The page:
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Scarlett visits Rhett in jail, a building that was at one time one of the grand houses where she had been a guest at numerous parties. She puts on an act, hinting that she is in love with him and claiming to be distressed over the possibility that he could be hung. The ruse almost works until Rhett sees her callused, work-worn hands. He guesses the truth; that she had been hoping to trick him into offering marriage. Her plan ruined, Scarlett tells him the whole truth about the situation at Tara including her desperate need for money to pay the taxes. She offers him a lien on Tara, which he refuses. Finally she offers herself, promising to be his mistress when he gets out of jail. It amazes Rhett that when he asked her to be his mistress during the war, she had reacted angrily, calling him names and saying she never wanted to see him again; she wonít do such a thing for her own pleasure, but she will do it to save her home. However, after letting Scarlett make a fool of herself, he explains to her that he canít give her the money because in his present circumstances, he is unable to write a draft for it.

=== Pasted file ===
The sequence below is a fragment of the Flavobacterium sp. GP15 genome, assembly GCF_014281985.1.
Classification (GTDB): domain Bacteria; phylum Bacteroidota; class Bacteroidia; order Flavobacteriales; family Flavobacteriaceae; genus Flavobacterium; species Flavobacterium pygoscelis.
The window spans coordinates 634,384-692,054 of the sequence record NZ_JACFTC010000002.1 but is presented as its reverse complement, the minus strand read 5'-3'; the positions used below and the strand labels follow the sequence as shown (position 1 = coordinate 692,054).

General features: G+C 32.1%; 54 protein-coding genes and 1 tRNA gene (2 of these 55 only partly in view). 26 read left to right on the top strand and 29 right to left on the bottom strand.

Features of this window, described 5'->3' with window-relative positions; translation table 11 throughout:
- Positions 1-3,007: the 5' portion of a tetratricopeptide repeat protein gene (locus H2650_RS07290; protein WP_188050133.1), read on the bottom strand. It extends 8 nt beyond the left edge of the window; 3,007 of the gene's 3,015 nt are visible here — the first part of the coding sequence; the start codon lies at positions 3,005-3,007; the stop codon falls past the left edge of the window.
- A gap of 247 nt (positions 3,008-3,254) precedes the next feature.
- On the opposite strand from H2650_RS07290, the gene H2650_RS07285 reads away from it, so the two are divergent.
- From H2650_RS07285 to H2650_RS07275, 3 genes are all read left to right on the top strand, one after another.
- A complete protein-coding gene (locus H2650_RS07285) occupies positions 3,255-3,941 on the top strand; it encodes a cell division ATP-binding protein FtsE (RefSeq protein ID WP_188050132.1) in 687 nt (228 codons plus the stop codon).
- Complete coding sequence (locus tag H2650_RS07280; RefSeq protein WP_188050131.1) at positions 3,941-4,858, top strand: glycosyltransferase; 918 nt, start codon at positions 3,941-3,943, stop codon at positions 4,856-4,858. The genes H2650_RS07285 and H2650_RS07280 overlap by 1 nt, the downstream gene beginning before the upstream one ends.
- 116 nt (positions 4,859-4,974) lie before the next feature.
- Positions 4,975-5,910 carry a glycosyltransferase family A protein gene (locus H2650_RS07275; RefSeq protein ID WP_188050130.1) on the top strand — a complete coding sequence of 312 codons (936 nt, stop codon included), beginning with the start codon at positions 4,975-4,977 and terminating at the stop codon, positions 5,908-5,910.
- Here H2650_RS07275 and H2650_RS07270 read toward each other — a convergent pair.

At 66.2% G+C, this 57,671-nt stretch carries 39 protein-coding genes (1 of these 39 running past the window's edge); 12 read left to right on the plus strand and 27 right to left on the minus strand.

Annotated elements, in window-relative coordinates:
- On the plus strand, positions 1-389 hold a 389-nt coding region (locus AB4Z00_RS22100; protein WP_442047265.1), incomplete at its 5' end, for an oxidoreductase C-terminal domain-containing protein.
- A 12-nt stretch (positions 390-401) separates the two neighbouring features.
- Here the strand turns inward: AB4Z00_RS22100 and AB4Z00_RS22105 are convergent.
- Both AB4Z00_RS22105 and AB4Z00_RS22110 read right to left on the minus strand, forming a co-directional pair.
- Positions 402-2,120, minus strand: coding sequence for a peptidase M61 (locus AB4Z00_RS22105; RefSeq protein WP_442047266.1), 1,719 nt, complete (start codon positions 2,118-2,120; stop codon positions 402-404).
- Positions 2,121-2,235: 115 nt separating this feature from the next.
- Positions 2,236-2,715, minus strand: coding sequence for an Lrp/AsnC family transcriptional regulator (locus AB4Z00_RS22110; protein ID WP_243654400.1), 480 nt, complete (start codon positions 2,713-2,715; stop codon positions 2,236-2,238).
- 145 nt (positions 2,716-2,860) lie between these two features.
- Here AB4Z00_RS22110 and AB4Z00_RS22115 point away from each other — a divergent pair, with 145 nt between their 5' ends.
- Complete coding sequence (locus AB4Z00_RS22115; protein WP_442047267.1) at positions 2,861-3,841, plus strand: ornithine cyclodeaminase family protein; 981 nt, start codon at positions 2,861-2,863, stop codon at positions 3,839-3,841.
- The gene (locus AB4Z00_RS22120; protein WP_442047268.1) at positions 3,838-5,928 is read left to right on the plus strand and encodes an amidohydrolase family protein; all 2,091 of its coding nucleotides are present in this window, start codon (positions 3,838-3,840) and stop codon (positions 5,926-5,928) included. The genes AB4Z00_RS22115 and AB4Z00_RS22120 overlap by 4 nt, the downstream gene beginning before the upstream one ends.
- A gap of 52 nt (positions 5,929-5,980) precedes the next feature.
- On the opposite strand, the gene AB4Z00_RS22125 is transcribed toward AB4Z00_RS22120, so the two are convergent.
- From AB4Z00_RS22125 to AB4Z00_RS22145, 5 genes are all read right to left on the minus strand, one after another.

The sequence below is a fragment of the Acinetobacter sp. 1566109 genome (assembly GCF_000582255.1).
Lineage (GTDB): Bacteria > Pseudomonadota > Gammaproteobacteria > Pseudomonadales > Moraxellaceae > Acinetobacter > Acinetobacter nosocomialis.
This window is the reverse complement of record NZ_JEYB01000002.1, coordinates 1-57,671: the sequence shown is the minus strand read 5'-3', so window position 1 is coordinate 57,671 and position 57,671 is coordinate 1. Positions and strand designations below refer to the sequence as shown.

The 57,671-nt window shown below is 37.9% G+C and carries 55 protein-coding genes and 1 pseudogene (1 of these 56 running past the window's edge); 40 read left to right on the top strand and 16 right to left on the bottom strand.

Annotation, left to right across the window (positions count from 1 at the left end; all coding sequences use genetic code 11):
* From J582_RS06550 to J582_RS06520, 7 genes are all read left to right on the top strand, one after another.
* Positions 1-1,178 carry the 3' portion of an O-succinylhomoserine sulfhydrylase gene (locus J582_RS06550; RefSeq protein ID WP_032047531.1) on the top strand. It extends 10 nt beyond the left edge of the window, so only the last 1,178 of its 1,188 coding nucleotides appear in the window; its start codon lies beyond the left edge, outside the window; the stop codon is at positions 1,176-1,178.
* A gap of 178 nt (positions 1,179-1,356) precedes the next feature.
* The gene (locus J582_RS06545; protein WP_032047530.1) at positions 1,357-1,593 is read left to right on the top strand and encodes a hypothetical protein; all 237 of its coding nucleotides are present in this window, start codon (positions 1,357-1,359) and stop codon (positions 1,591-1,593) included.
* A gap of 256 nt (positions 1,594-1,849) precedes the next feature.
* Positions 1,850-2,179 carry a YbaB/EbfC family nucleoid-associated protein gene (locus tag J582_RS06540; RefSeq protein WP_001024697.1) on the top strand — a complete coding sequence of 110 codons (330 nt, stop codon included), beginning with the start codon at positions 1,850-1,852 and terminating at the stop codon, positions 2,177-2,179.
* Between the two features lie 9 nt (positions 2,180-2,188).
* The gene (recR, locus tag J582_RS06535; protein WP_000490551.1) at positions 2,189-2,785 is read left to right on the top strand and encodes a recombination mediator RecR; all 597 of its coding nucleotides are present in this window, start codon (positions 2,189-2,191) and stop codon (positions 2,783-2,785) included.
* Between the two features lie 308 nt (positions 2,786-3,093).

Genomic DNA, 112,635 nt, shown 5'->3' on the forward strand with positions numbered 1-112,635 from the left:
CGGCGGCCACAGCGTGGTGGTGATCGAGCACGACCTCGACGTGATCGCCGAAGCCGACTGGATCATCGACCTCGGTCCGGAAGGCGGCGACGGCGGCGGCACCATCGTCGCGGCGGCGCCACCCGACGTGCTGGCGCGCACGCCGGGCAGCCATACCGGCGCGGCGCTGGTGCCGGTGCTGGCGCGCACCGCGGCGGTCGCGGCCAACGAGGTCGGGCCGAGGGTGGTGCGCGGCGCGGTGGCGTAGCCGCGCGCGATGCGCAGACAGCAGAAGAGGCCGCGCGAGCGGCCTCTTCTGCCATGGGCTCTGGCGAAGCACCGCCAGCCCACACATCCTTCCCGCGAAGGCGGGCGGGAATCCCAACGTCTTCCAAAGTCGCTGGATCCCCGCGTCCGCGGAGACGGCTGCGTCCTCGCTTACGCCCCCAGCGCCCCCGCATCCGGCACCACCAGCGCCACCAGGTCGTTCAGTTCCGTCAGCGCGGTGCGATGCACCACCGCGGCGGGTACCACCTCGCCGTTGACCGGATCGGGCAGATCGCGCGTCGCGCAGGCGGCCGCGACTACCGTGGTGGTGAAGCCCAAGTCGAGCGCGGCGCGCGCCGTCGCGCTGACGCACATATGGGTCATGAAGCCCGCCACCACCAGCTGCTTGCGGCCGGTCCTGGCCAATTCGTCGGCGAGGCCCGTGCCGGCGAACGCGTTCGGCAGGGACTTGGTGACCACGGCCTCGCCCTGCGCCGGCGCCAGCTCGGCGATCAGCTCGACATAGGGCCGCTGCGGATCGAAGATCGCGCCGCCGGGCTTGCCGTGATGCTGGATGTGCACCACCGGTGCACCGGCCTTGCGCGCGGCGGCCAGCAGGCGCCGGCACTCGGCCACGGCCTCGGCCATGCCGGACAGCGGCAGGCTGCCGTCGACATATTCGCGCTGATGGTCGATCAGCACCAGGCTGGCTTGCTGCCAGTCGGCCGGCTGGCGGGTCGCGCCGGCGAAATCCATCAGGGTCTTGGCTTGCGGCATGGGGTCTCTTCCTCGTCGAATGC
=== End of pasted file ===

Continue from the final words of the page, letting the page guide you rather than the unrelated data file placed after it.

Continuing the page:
Scarlett's determination to sacrifice even herself if it will save her home is actually a positive characteristic. We know as soon as Rhett sees her hands that he will not give her any money. In fact, if Scarlett had been thinking clearly, she should have known that while he was in jail, he could not reveal the location of his funds. He wants to see how far she will go in begging him to help her; it is ironic that the proud Scarlett would debase herself so completely to protect Tara when at one time she scoffed at the very idea of land having any importance. Nevertheless, her priorities at this point are not out of line.